What is a Merchant Account?
The first step to accepting credit card payments is to know what a merchant account is, and how it’s set up.
A merchant account is a type of bank account that enables you to accept online payments. Your revenues are deposited in this account after one to two business days, depending on your agreement with the acquiring bank.
An acquiring bank is the one that grants the merchant account to businesses. This will allow businesses or merchants to accept debit and credit card payments from the acquirer’s partner card networks. There are some acquiring banks that only let you accept card payments under the most common card networks Visa and MasterCard. Then there are other acquirers that have a wider range of card network options, adding American Express, JCB, Discover, Diners Club International, and China UnionPay among the accepted credit cards for your business.
Setting up a merchant account and accepting card payments is a tripartite agreement or contract. This is between you as the merchant, the acquiring bank of your choice, and your payment processing company.
The payment processing company will process the merchant account application on your behalf — you will only need to submit the required documents. One other thing that payment processors do is that they process due diligence and merchant background checks on behalf of the acquiring bank.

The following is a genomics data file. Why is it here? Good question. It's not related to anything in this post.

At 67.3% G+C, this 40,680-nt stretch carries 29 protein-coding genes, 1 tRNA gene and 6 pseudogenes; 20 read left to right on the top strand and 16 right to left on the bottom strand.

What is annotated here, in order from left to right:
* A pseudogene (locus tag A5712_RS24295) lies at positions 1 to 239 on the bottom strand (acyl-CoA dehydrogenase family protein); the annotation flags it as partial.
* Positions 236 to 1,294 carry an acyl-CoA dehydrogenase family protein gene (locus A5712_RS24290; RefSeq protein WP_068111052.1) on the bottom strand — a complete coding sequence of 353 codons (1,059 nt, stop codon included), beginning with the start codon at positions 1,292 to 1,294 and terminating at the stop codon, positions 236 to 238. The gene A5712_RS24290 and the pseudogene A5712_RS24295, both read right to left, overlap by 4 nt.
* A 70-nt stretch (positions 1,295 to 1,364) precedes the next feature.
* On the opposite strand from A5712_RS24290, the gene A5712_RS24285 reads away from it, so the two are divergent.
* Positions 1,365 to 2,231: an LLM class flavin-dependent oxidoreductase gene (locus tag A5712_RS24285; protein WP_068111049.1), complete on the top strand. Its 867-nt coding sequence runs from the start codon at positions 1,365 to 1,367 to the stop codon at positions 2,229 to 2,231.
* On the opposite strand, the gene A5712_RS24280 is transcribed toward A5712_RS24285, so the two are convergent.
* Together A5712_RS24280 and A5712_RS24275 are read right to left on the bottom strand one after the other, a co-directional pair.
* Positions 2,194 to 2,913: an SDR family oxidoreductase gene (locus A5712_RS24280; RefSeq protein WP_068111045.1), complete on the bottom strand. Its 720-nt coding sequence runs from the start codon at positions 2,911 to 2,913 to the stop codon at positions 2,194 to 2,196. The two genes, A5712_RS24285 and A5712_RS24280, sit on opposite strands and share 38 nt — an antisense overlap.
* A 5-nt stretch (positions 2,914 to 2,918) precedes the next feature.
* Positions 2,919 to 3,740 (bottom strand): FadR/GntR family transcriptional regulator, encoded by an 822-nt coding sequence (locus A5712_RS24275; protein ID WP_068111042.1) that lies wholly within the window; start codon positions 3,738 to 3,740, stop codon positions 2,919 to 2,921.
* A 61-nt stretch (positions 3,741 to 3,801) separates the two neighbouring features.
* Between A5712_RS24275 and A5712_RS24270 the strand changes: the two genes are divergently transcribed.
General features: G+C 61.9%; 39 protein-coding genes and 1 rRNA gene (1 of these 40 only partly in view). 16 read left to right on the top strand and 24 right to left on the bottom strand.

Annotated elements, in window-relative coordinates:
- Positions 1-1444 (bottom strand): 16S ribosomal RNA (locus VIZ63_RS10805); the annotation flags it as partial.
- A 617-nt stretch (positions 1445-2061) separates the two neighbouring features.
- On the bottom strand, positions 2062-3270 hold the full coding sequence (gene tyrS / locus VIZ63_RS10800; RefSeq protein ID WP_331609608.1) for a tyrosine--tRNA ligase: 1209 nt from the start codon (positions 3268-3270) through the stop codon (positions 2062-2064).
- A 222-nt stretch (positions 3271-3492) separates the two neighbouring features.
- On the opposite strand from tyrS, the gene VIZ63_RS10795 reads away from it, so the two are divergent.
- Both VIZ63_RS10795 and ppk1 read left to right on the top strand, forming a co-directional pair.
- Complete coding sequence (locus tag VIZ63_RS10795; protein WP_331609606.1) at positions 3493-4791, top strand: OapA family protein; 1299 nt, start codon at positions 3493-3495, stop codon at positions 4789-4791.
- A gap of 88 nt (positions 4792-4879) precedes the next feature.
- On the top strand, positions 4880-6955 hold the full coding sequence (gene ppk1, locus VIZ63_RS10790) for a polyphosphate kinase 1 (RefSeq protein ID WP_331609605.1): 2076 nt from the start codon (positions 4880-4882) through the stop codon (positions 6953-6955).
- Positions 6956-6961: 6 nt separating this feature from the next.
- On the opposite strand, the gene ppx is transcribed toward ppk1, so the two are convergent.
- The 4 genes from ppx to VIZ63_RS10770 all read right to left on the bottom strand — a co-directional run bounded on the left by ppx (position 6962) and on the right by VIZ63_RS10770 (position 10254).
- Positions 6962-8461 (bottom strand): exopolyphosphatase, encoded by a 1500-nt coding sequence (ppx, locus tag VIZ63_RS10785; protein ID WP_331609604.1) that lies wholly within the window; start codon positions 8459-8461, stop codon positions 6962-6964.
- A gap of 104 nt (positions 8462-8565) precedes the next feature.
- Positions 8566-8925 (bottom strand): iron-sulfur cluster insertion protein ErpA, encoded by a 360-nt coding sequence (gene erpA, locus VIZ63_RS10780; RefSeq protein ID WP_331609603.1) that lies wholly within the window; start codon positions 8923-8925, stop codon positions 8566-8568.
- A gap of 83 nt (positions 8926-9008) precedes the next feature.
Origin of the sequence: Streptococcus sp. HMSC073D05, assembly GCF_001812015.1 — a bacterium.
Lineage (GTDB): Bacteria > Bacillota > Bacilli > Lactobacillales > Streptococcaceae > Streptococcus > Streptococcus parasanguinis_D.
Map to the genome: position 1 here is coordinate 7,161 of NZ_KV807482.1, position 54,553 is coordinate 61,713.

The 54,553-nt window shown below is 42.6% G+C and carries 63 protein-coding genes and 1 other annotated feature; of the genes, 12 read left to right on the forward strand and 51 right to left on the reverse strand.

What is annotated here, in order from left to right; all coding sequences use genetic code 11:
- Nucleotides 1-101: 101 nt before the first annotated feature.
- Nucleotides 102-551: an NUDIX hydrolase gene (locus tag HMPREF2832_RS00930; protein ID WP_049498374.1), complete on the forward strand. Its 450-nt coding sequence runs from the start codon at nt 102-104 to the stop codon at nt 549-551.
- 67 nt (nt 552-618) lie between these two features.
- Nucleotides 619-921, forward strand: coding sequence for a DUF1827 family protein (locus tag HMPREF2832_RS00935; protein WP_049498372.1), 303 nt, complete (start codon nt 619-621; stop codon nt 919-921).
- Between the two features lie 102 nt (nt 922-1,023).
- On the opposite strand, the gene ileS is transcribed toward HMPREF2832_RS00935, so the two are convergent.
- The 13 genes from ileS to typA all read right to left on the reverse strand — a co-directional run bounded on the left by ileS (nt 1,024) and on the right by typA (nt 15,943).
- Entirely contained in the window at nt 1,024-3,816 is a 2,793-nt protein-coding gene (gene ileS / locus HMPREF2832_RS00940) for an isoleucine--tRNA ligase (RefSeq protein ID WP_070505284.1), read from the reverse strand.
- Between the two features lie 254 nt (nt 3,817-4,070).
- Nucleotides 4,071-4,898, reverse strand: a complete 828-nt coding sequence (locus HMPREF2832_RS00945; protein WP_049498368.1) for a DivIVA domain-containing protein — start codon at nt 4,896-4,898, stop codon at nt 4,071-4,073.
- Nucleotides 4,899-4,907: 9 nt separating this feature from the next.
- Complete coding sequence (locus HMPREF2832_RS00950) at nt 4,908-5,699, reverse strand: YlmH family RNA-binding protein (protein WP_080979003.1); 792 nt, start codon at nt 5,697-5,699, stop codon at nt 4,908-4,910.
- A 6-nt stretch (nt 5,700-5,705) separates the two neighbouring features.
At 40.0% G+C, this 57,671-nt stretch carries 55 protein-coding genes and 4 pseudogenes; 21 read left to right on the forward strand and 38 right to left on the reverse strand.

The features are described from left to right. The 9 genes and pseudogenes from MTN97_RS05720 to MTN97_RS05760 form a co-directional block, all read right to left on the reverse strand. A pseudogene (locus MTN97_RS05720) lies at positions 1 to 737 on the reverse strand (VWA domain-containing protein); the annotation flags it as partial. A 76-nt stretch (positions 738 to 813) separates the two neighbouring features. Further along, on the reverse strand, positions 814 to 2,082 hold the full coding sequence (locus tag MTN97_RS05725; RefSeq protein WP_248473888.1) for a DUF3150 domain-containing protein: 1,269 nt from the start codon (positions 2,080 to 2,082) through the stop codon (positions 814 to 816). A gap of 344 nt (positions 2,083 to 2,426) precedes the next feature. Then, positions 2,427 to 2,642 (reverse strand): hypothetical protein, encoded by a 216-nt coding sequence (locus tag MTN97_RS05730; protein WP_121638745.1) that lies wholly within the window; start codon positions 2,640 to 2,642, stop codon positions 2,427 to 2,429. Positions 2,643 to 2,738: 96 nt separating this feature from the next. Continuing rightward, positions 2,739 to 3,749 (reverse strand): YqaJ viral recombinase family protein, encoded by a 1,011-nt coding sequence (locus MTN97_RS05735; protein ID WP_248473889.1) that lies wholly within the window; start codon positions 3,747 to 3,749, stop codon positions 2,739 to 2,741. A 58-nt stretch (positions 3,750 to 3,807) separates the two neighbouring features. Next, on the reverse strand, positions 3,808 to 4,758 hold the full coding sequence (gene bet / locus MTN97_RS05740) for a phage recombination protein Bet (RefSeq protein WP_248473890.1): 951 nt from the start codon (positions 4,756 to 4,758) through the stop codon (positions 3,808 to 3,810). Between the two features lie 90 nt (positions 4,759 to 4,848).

The payment processor must assess the risks involved in your business, and make sure you pass the acquiring bank’s standards as a business owner. This is why it’s important to be honest and have your business documents ready when you’re starting with eCommerce.
How does a Merchant Account work?
It’s not rocket science, but there are a lot of components you need to know when you get this service. Here’s the step-by-step process about what happens after your customer makes a purchase: